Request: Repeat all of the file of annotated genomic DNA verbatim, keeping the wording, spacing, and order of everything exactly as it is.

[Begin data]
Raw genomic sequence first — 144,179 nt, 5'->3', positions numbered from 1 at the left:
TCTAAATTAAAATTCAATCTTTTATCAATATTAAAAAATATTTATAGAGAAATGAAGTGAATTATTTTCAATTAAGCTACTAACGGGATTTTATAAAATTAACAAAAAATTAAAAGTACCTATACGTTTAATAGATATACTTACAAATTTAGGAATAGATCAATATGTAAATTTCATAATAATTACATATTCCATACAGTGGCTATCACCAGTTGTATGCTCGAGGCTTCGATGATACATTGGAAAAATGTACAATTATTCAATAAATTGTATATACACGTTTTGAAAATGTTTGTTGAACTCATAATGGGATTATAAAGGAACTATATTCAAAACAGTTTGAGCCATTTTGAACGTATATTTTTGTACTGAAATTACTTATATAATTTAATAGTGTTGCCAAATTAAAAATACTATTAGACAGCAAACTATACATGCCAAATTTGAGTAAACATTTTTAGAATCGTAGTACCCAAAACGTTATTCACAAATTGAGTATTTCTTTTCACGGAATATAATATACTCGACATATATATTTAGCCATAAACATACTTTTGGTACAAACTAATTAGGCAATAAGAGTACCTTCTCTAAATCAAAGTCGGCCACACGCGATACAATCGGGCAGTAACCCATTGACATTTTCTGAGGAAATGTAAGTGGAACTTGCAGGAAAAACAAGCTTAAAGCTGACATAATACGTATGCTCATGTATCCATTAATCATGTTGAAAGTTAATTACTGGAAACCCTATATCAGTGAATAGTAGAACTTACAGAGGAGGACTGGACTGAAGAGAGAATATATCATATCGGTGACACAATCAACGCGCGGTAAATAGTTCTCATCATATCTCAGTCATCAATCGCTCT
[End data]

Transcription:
Raw genomic sequence first — 144,179 nt, 5'->3', positions numbered from 1 at the left:
TCTAAATTAAAATTCAATCTTTTATCAATATTAAAAAATATTTATAGAGAAATGAAGTGAATTATTTTCAATTAAGCTACTAACGGGATTTTATAAAATTAACAAAAAATTAAAAGTACCTATACGTTTAATAGATATACTTACAAATTTAGGAATAGATCAATATGTAAATTTCATAATAATTACATATTCCATACAGTGGCTATCACCAGTTGTATGCTCGAGGCTTCGATGATACATTGGAAAAATGTACAATTATTCAATAAATTGTATATACACGTTTTGAAAATGTTTGTTGAACTCATAATGGGATTATAAAGGAACTATATTCAAAACAGTTTGAGCCATTTTGAACGTATATTTTTGTACTGAAATTACTTATATAATTTAATAGTGTTGCCAAATTAAAAATACTATTAGACAGCAAACTATACATGCCAAATTTGAGTAAACATTTTTAGAATCGTAGTACCCAAAACGTTATTCACAAATTGAGTATTTCTTTTCACGGAATATAATATACTCGACATATATATTTAGCCATAAACATACTTTTGGTACAAACTAATTAGGCAATAAGAGTACCTTCTCTAAATCAAAGTCGGCCACACGCGATACAATCGGGCAGTAACCCATTGACATTTTCTGAGGAAATGTAAGTGGAACTTGCAGGAAAAACAAGCTTAAAGCTGACATAATACGTATGCTCATGTATCCATTAATCATGTTGAAAGTTAATTACTGGAAACCCTATATCAGTGAATAGTAGAACTTACAGAGGAGGACTGGACTGAAGAGAGAATATATCATATCGGTGACACAATCAACGCGCGGTAAATAGTTCTCATCATATCTCAGTCATCAATCGCTCT